Effects of mindfulness and experiential avoidance on stroop task response time




Burditt, J.M.
Guillen-Espinosa, A.J.
Pham, H.T.
Phipps, D.D.N.

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This study aims to examine the potential effects of mindfulness and experiential avoidance on stroop tasks. Mindfulness is the conscious awareness of nonjudgmental processing of the internal and external stimuli while experiential avoidance is the attempt to ignore negative processing of internal stimuli (e.g., contradicting sentences, trauma, procrastination, etc.). The stroop effect, as defined in the literature, is the idea of task‐irrelevant automatic processing, which takes place before task‐relevant processing (e.g., reading words before its color). Participants in this study include 82 students from a cognitive psychology course at a public university in the south. All participants completed demographic questionnaires and several other measures online pertaining to the aforementioned focus. Data on levels of mindfulness and experiential avoidance were first collected, after which participants were then asked to complete the stroop effect tasks. Data analysis will be conducted in SPSS, and results, discussion, and conclusion will follow.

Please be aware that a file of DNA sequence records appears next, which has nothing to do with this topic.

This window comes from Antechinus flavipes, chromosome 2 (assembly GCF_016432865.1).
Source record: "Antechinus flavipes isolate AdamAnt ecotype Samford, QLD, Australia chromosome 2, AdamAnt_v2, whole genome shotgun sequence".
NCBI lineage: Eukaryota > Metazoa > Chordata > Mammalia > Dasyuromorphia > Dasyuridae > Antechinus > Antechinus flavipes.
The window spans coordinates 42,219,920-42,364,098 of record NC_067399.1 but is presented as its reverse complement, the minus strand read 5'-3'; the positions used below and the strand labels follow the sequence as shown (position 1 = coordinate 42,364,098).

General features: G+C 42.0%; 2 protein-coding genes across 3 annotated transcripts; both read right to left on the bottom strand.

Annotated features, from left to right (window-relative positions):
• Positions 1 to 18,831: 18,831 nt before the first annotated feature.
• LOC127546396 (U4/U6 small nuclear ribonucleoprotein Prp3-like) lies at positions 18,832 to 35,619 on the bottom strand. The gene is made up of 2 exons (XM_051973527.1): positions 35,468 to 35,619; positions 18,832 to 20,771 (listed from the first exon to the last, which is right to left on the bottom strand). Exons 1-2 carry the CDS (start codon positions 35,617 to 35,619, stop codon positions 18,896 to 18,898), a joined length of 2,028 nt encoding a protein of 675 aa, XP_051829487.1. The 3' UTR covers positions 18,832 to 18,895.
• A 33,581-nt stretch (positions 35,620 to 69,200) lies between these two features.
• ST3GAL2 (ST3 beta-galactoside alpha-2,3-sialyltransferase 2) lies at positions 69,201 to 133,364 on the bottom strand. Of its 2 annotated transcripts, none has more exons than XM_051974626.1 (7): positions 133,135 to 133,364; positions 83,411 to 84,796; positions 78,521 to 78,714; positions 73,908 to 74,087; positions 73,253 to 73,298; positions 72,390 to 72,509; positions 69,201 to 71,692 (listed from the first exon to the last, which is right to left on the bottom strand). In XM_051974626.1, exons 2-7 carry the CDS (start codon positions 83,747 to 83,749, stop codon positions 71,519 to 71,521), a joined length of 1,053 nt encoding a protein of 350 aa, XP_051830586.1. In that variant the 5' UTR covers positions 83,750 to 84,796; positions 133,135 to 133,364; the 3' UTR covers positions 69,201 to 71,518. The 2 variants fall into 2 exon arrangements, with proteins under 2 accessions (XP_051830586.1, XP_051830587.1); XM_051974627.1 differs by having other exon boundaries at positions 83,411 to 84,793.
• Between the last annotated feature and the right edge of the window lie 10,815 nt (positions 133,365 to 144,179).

Creative Arts and Research Symposium


Task-irrelevant automatic processing, Mindfulness, Stroop task, Internal stimuli